The American Civil Liberties Union and the ACLU of New Mexico have filed a class action lawsuit challenging the Defense Department‘s policy of cutting in half the separation pay of service members who have been honorably discharged for being gay.
The lead plaintiff in the case is Richard Collins, a former staff sergeant in the Air Force who served for nine years until he was discharged under “Don’t Ask, Don’t Tell.”
According to the ACLU, Collins was stationed at Cannon Air Force Base in New Mexico when two civilian co-workers observed him exchange a kiss with his civilian boyfriend and reported it to his superiors. The kiss occurred while Collins and his boyfriend were in a car stopped at an intersection 10 miles off base and while Collins was off duty and out of uniform.
Collins received an honorable discharge from the Air Force but discovered after the discharge had been completed that his separation pay had been cut in half on the grounds of “homosexuality.”
But in 1991, the Defense Department adopted an internal policy that automatically cuts a former service member’s separation pay in half if the service member is discharged because of “homosexuality.”
The separation pay policy was adopted two years before Congress enacted the “Don’t Ask, Don’t Tell” statute. The ACLU and the Servicemembers Legal Defense Network contacted the Defense Department in November 2009 to request that the separation pay policy be revised to eliminate the discrimination against gay and lesbian service members, but the department has refused to do so.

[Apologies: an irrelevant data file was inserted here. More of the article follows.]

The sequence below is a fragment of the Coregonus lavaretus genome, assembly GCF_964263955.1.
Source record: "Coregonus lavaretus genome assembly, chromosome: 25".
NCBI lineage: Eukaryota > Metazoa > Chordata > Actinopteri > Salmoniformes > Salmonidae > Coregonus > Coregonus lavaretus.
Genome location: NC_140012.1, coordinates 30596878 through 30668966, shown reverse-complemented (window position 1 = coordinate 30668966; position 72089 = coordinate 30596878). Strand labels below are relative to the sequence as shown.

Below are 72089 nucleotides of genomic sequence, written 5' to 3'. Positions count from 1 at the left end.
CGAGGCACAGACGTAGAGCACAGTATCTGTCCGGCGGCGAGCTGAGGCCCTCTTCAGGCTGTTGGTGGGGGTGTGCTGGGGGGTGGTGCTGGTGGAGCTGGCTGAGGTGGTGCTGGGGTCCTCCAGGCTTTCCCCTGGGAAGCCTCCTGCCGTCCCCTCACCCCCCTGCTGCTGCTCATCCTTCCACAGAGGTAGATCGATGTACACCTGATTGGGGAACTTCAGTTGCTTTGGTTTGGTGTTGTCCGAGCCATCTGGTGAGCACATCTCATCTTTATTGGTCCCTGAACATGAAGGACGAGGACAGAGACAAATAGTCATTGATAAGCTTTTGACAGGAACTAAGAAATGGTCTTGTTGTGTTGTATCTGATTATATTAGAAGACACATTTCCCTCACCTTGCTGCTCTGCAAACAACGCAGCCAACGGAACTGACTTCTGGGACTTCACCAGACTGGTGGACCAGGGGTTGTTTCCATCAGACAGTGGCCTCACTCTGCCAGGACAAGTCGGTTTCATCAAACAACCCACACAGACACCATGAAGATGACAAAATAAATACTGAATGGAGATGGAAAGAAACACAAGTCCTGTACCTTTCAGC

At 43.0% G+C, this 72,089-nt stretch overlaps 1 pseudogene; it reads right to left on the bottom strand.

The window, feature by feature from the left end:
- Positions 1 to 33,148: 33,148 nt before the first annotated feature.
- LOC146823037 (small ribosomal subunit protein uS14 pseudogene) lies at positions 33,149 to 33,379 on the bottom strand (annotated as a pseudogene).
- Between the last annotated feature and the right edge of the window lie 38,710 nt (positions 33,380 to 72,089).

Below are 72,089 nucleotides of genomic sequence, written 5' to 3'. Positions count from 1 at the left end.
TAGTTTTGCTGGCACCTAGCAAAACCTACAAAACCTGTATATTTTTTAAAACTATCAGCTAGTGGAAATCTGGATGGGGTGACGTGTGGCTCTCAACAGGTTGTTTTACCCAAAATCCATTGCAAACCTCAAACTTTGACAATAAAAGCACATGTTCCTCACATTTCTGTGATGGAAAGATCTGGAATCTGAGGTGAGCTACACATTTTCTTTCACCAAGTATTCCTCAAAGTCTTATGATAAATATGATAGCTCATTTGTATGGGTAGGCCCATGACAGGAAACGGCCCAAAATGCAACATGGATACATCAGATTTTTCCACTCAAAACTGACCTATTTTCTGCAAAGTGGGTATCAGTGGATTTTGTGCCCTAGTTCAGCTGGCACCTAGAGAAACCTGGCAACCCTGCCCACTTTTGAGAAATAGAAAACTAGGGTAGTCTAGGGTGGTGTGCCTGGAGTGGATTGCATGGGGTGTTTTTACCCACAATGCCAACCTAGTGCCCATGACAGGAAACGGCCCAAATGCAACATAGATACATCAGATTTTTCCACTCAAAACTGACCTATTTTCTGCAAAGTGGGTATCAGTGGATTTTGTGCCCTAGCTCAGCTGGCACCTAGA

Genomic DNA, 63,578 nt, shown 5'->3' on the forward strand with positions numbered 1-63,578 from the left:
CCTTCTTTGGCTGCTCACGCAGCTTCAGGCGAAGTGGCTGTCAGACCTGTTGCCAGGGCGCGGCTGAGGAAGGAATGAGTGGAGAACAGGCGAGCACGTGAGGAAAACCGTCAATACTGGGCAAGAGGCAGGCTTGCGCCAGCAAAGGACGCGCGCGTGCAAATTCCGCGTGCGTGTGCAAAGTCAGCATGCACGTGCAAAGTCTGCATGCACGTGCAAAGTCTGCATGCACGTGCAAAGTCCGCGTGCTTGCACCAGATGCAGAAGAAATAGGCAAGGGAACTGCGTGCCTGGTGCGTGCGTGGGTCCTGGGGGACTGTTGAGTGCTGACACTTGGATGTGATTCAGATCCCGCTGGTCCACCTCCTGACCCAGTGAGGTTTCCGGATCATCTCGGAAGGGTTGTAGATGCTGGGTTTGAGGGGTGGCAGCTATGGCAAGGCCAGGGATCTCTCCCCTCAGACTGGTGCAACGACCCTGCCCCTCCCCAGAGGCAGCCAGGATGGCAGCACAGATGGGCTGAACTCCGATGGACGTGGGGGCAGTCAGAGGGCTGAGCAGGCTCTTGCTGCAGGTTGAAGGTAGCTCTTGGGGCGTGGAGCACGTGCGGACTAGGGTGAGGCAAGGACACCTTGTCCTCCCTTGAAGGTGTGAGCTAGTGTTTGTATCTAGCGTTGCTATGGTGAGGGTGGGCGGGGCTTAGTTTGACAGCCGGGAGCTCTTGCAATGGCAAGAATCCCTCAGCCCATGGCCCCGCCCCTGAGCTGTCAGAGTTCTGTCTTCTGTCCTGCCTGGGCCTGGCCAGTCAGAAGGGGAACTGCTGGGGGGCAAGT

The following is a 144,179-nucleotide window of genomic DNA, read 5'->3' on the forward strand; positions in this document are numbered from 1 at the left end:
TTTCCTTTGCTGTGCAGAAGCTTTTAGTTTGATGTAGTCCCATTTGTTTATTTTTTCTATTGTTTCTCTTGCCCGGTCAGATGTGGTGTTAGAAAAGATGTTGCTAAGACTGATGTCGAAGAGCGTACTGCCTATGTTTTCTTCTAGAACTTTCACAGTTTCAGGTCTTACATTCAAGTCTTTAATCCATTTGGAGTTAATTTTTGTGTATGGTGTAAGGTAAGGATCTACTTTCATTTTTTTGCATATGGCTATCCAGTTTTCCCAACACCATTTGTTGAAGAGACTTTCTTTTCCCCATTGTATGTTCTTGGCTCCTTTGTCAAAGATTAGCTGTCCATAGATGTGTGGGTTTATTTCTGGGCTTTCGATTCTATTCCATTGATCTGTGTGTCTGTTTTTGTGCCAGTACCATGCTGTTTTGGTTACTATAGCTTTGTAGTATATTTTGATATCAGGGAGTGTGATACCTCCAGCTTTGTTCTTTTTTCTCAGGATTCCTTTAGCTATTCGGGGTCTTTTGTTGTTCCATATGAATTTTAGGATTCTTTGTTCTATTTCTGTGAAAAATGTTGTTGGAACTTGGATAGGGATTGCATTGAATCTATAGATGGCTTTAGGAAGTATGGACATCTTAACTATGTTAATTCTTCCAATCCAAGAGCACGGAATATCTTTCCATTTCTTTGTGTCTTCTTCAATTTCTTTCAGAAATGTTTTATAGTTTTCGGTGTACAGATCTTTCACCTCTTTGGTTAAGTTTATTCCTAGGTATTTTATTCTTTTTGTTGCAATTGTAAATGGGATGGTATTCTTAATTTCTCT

The class action lawsuit was filed in the U.S. Court of Federal Claims on Wednesday. The ACLU estimates that over 100 former service members will qualify as part of the class of plaintiffs because they received honorable discharges and were otherwise eligible for full separation pay, but had that pay cut in half because they are gay.
The separation pay policy is not part of the “Don’t Ask, Don’t Tell” statute, and can be changed without congressional approval.